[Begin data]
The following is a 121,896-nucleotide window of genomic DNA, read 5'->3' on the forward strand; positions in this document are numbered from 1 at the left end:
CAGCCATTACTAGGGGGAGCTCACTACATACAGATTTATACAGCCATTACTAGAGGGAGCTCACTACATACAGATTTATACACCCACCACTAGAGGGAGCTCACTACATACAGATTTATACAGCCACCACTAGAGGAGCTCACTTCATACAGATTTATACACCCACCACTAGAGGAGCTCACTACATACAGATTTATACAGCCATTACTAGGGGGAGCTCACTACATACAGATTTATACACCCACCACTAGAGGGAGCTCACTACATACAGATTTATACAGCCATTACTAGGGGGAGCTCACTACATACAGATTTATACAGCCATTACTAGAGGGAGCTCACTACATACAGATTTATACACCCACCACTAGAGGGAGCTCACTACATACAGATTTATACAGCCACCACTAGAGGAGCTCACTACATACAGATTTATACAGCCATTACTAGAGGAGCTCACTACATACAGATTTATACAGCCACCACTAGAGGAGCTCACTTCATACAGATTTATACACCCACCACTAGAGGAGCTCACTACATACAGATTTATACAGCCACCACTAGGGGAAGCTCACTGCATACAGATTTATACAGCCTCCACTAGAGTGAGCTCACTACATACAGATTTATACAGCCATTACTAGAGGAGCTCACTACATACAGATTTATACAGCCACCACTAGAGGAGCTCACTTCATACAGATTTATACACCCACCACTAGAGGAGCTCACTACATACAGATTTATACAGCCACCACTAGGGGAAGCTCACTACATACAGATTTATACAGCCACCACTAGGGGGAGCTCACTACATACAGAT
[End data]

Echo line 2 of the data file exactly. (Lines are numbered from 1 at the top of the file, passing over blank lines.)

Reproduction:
CAGCCATTACTAGGGGGAGCTCACTACATACAGATTTATACAGCCATTACTAGAGGGAGCTCACTACATACAGATTTATACACCCACCACTAGAGGGAGCTCACTACATACAGATTTATACAGCCACCACTAGAGGAGCTCACTTCATACAGATTTATACACCCACCACTAGAGGAGCTCACTACATACAGATTTATACAGCCATTACTAGGGGGAGCTCACTACATACAGATTTATACACCCACCACTAGAGGGAGCTCACTACATACAGATTTATACAGCCATTACTAGGGGGAGCTCACTACATACAGATTTATACAGCCATTACTAGAGGGAGCTCACTACATACAGATTTATACACCCACCACTAGAGGGAGCTCACTACATACAGATTTATACAGCCACCACTAGAGGAGCTCACTACATACAGATTTATACAGCCATTACTAGAGGAGCTCACTACATACAGATTTATACAGCCACCACTAGAGGAGCTCACTTCATACAGATTTATACACCCACCACTAGAGGAGCTCACTACATACAGATTTATACAGCCACCACTAGGGGAAGCTCACTGCATACAGATTTATACAGCCTCCACTAGAGTGAGCTCACTACATACAGATTTATACAGCCATTACTAGAGGAGCTCACTACATACAGATTTATACAGCCACCACTAGAGGAGCTCACTTCATACAGATTTATACACCCACCACTAGAGGAGCTCACTACATACAGATTTATACAGCCACCACTAGGGGAAGCTCACTACATACAGATTTATACAGCCACCACTAGGGGGAGCTCACTACATACAGAT